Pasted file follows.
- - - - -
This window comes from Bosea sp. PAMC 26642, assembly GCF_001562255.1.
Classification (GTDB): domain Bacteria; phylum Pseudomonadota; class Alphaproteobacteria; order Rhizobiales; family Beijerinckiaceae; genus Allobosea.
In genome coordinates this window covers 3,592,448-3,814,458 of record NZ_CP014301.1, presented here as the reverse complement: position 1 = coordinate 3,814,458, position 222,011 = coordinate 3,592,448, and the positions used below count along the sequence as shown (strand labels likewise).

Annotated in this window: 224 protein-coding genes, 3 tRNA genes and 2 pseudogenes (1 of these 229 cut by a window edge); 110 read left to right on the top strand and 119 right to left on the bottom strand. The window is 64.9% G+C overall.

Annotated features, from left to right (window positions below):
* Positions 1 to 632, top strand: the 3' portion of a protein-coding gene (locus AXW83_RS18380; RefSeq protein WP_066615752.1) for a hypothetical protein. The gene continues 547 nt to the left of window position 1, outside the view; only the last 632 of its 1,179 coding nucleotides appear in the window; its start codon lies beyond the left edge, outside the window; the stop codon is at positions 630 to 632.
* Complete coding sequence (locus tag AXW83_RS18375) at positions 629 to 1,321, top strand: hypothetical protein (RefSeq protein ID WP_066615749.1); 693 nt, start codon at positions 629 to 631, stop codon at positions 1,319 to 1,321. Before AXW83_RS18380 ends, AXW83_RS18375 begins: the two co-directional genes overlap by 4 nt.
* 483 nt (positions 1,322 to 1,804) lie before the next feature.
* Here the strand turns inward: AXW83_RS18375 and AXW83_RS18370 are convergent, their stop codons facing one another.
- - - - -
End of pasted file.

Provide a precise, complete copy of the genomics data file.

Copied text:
This window comes from Bosea sp. PAMC 26642, assembly GCF_001562255.1.
Classification (GTDB): domain Bacteria; phylum Pseudomonadota; class Alphaproteobacteria; order Rhizobiales; family Beijerinckiaceae; genus Allobosea.
In genome coordinates this window covers 3,592,448-3,814,458 of record NZ_CP014301.1, presented here as the reverse complement: position 1 = coordinate 3,814,458, position 222,011 = coordinate 3,592,448, and the positions used below count along the sequence as shown (strand labels likewise).

Annotated in this window: 224 protein-coding genes, 3 tRNA genes and 2 pseudogenes (1 of these 229 cut by a window edge); 110 read left to right on the top strand and 119 right to left on the bottom strand. The window is 64.9% G+C overall.

Annotated features, from left to right (window positions below):
* Positions 1 to 632, top strand: the 3' portion of a protein-coding gene (locus AXW83_RS18380; RefSeq protein WP_066615752.1) for a hypothetical protein. The gene continues 547 nt to the left of window position 1, outside the view; only the last 632 of its 1,179 coding nucleotides appear in the window; its start codon lies beyond the left edge, outside the window; the stop codon is at positions 630 to 632.
* Complete coding sequence (locus tag AXW83_RS18375) at positions 629 to 1,321, top strand: hypothetical protein (RefSeq protein ID WP_066615749.1); 693 nt, start codon at positions 629 to 631, stop codon at positions 1,319 to 1,321. Before AXW83_RS18380 ends, AXW83_RS18375 begins: the two co-directional genes overlap by 4 nt.
* 483 nt (positions 1,322 to 1,804) lie before the next feature.
* Here the strand turns inward: AXW83_RS18375 and AXW83_RS18370 are convergent, their stop codons facing one another.